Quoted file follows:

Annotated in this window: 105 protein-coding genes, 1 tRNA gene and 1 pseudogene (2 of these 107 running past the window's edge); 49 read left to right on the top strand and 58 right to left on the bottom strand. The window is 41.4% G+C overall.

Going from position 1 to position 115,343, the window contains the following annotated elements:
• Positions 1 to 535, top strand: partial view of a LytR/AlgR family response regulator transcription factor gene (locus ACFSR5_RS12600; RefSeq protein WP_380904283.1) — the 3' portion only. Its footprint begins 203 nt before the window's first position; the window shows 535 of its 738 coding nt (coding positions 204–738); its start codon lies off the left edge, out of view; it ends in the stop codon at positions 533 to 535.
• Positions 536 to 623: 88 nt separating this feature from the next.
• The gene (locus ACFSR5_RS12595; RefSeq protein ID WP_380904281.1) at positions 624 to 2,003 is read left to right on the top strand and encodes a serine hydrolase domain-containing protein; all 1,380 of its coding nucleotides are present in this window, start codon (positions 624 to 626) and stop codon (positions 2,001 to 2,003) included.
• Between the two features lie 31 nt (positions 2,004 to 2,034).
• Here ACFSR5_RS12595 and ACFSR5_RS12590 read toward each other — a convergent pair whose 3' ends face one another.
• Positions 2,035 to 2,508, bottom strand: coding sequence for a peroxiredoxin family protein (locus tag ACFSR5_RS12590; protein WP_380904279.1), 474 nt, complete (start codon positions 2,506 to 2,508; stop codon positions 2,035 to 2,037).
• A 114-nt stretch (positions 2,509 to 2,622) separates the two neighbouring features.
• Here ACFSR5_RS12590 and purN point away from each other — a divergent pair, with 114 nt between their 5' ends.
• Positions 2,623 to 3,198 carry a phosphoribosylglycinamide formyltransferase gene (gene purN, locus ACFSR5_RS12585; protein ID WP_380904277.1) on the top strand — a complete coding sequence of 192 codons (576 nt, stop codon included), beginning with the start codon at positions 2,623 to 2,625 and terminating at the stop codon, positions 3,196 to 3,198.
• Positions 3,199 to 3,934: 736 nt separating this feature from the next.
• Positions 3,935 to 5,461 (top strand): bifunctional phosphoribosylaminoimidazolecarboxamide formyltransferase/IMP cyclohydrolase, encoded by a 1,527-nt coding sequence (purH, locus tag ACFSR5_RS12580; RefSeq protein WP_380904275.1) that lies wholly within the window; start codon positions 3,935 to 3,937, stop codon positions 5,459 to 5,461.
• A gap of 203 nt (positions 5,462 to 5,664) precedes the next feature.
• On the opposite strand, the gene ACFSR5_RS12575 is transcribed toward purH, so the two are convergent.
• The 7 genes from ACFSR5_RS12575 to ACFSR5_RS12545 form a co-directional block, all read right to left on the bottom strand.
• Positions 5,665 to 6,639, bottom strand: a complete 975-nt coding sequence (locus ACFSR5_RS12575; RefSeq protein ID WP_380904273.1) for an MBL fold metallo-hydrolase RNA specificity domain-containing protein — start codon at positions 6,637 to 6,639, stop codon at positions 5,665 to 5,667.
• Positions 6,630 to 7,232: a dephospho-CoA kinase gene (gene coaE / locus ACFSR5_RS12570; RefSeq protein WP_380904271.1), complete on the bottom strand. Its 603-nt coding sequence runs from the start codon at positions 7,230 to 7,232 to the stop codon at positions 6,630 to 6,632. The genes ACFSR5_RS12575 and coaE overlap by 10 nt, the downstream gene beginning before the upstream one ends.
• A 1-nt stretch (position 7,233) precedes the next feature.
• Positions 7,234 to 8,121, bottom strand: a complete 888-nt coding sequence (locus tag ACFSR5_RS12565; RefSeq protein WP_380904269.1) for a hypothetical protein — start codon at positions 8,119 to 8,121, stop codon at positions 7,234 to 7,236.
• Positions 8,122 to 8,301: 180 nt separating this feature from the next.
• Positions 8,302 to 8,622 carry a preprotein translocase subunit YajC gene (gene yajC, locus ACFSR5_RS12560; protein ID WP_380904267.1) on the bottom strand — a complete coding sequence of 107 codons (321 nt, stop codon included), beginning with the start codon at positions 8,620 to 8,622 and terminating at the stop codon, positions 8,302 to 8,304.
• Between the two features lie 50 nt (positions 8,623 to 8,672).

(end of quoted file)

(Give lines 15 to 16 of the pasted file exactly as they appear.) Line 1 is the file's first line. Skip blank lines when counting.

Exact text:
• On the opposite strand, the gene ACFSR5_RS12575 is transcribed toward purH, so the two are convergent.
• The 7 genes from ACFSR5_RS12575 to ACFSR5_RS12545 form a co-directional block, all read right to left on the bottom strand.